“Local’ insight on survey and civic engagement
“This research is really needed and important for Jordanian aid and development workers.”
–M&E aid worker in Amman
As part of my research on national (aka ‘local’) humanitarian aid and development workers, I have been fortunate to talk with many Jordanians working for INGO’s in various capacities. Their generosity and openness has been a gift. Here are some thoughts from my discussions with one young professional.
Thoughts on low response to survey
Recently I have had a series of very informative interviews with a young female Jordanian research director at a mid-sized INGO working in Amman.
Among multiple topics, we have talked about my survey, live for many weeks now, and she said the release of the survey was badly timed because just now the ‘expats’ are coming back from holiday/New Year break and everyone is gearing back up and working long hours these early winter months.
To date, there are 79 responses to the survey, just over 1% of the thousands of Jordanian aid and development workers now in the sector. There are 4400 working with organizations belonging to the Jordan INGO Forum (JIF) and likely 2000 more in various other organizations and capacities. Collectively, the aid and development sector may be the biggest industry in Jordan, even bigger that tourism in terms of numbers of workers.
As we talked about the survey response -or lack thereof- she noted that “… it is hard to engage people in civil life” and that many are “conditioned to not trust the system.” She went further to note that, in her view, the more educated people were, the less likely they were to be engaged, and that this is related to a chronic sense of disappointment between governmental and organizational aspirations and the actual results.
In sociology we use the terms “ideal culture” and “real culture” (I talk about it in this post from 2014), and when I discuss these terms with my students, I note that the gap between the “is” and the “ought” is not the exception, but rather the rule in most organizational settings. Just yesterday we talked about the aspirational “ought” of the Universal Declaration of Human Rights” and the reality that the global situation on every continent is far, far short of the goals in this lofty document.
For another recent example, note the continuing gap between the rhetoric and actions of the Afghanistan Peace and Reintegration Program (APRP) and the current state of affairs in this crippled state. The ideal and the real are further drifting part, methinks, not just in Afghanistan and Jordan, but globally.
Generations of Jordanians have been dealing with refugees at least since -ironically- 1948, the year the Universal Declaration of Human Rights was published. Here are some numbers: 2,175,491 (Palestinian refugees) (2017); 65,922 (Iraqi); 655,624 (Syria) (2018) for a total of approximately 2,896,837, or just less than one third of Jordan’s total population of 10,248,069 (source). Given this over 70 year history of dealing with waves of refugees from their neighbors in the Levant, one can easily understand a Jordanian attitude of resigned acceptance of the gap between what is and what could be. Peace and progress in the region seem beyond the control of any single person, organization, or even government, no matter how well resourced they might be. It is hard to get engaged in civic life when you have many reasons to believe that your civic engagement actions are, on the whole, unheard and ineffectual.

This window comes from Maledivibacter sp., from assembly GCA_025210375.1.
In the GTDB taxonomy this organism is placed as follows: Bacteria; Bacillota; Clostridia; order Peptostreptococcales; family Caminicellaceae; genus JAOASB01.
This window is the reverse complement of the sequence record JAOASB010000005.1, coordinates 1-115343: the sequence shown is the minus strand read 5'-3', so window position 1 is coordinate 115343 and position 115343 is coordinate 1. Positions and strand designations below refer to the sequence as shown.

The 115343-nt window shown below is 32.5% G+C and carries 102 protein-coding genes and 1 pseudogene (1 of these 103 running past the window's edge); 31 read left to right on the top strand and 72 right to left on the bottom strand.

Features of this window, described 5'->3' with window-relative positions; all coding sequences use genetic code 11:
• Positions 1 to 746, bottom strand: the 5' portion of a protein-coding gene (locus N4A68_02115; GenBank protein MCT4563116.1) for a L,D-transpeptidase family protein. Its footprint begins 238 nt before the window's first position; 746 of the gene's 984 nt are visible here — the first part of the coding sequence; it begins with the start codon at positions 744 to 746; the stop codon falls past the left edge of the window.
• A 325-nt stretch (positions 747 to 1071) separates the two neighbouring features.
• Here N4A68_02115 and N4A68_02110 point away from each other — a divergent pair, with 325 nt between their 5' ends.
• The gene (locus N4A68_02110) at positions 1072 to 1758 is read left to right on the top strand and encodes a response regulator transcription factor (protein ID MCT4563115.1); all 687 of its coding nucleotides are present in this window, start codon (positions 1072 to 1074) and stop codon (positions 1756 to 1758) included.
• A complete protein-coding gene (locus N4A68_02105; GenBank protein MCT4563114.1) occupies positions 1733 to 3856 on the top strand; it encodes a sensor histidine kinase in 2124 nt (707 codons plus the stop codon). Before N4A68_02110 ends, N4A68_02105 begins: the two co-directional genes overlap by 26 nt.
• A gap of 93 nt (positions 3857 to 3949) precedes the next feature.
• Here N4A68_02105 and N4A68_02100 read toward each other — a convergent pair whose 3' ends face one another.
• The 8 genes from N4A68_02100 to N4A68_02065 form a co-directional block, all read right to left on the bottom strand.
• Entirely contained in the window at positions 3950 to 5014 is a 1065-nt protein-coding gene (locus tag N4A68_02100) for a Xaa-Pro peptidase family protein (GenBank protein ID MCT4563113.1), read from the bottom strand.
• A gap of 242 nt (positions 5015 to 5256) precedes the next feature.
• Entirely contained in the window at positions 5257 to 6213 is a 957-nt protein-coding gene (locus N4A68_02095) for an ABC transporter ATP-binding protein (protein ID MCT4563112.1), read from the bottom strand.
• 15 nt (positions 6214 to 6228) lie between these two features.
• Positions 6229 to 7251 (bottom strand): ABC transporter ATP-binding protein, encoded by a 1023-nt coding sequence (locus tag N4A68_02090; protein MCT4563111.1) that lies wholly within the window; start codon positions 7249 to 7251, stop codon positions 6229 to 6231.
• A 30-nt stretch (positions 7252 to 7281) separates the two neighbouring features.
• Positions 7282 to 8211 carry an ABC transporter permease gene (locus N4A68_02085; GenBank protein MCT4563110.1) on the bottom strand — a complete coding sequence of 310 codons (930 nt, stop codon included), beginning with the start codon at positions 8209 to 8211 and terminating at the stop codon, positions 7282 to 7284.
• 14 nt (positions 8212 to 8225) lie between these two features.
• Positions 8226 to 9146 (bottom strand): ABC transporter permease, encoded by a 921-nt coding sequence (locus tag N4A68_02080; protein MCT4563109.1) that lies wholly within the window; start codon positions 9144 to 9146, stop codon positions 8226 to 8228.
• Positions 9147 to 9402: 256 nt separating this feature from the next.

Another humanitarian I interviewed made the single point that taking the time to complete a survey -not to mention the mental and emotional energy necessary for that effort- is difficult given the demands of the work week.
Indeed, why would a Jordanian humanitarian worker take the time to complete yet another survey, especially one that comes from an outsider, a non-Arabic academic from the US?
As is noted on the opening page of the survey, the overall purpose of this research is to learn about the views and lives of local aid and development workers in Jordan. My goals are to share these survey results with the humanitarian (aid and development) community in Jordan and much more broadly to the rest of the world via blogging and eventual academic publication of the overall results. My methods to this point have included using social media, personal contacts, and an over ‘snowball’ strategy, with the hope that, meme-like, word would spread and more would hear about the opportunity to share their views. The survey itself was crafted using the extensive input from over a dozen Jordanian INGO workers, and I have not talked to any Jordanians who thought the research was a bad idea or that the questions were off point or otherwise not appropriate.
I’ll close the survey in a few weeks and immediately begin presenting the results on this blog, doing so with the intent to honor the the gift of time and intellectual energy given to me by each respondent.
I’ll be posting more in the very near future about my discussions with this young Jordanian woman. In the meantime, if any of you reading this just now is a Jordanian working in the humanitarian sector, please consider taking the time to complete the survey. Click here.
In you have any questions, concerns, or feedback I invite you to contact me.